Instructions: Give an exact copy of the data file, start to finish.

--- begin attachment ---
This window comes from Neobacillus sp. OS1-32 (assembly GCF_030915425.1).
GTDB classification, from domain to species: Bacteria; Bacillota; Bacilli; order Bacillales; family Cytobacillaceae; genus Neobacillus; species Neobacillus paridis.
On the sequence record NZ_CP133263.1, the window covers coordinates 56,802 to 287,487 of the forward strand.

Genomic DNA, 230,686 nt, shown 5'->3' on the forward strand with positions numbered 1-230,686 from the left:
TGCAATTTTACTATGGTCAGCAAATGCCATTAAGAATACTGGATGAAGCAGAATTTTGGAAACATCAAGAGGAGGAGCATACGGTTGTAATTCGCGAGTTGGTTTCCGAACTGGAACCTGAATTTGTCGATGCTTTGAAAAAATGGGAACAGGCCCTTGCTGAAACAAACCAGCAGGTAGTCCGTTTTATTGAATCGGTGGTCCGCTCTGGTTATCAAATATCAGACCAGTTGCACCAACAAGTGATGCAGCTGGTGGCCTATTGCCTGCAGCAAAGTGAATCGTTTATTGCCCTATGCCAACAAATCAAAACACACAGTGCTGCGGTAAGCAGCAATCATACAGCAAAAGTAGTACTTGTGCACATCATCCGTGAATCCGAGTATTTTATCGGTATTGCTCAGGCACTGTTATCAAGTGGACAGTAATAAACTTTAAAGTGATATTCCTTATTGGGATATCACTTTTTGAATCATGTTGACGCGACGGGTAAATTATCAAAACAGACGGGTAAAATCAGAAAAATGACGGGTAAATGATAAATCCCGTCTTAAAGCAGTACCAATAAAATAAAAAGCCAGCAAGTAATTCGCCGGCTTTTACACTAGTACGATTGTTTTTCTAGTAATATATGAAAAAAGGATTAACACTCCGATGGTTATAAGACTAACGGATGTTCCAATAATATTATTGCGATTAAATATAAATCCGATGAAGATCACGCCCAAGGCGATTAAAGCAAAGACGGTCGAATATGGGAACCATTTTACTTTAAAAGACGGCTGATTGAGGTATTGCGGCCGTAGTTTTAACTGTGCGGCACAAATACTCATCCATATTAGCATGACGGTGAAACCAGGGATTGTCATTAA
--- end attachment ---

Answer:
This window comes from Neobacillus sp. OS1-32 (assembly GCF_030915425.1).
GTDB classification, from domain to species: Bacteria; Bacillota; Bacilli; order Bacillales; family Cytobacillaceae; genus Neobacillus; species Neobacillus paridis.
On the sequence record NZ_CP133263.1, the window covers coordinates 56,802 to 287,487 of the forward strand.

Genomic DNA, 230,686 nt, shown 5'->3' on the forward strand with positions numbered 1-230,686 from the left:
TGCAATTTTACTATGGTCAGCAAATGCCATTAAGAATACTGGATGAAGCAGAATTTTGGAAACATCAAGAGGAGGAGCATACGGTTGTAATTCGCGAGTTGGTTTCCGAACTGGAACCTGAATTTGTCGATGCTTTGAAAAAATGGGAACAGGCCCTTGCTGAAACAAACCAGCAGGTAGTCCGTTTTATTGAATCGGTGGTCCGCTCTGGTTATCAAATATCAGACCAGTTGCACCAACAAGTGATGCAGCTGGTGGCCTATTGCCTGCAGCAAAGTGAATCGTTTATTGCCCTATGCCAACAAATCAAAACACACAGTGCTGCGGTAAGCAGCAATCATACAGCAAAAGTAGTACTTGTGCACATCATCCGTGAATCCGAGTATTTTATCGGTATTGCTCAGGCACTGTTATCAAGTGGACAGTAATAAACTTTAAAGTGATATTCCTTATTGGGATATCACTTTTTGAATCATGTTGACGCGACGGGTAAATTATCAAAACAGACGGGTAAAATCAGAAAAATGACGGGTAAATGATAAATCCCGTCTTAAAGCAGTACCAATAAAATAAAAAGCCAGCAAGTAATTCGCCGGCTTTTACACTAGTACGATTGTTTTTCTAGTAATATATGAAAAAAGGATTAACACTCCGATGGTTATAAGACTAACGGATGTTCCAATAATATTATTGCGATTAAATATAAATCCGATGAAGATCACGCCCAAGGCGATTAAAGCAAAGACGGTCGAATATGGGAACCATTTTACTTTAAAAGACGGCTGATTGAGGTATTGCGGCCGTAGTTTTAACTGTGCGGCACAAATACTCATCCATATTAGCATGACGGTGAAACCAGGGATTGTCATTAA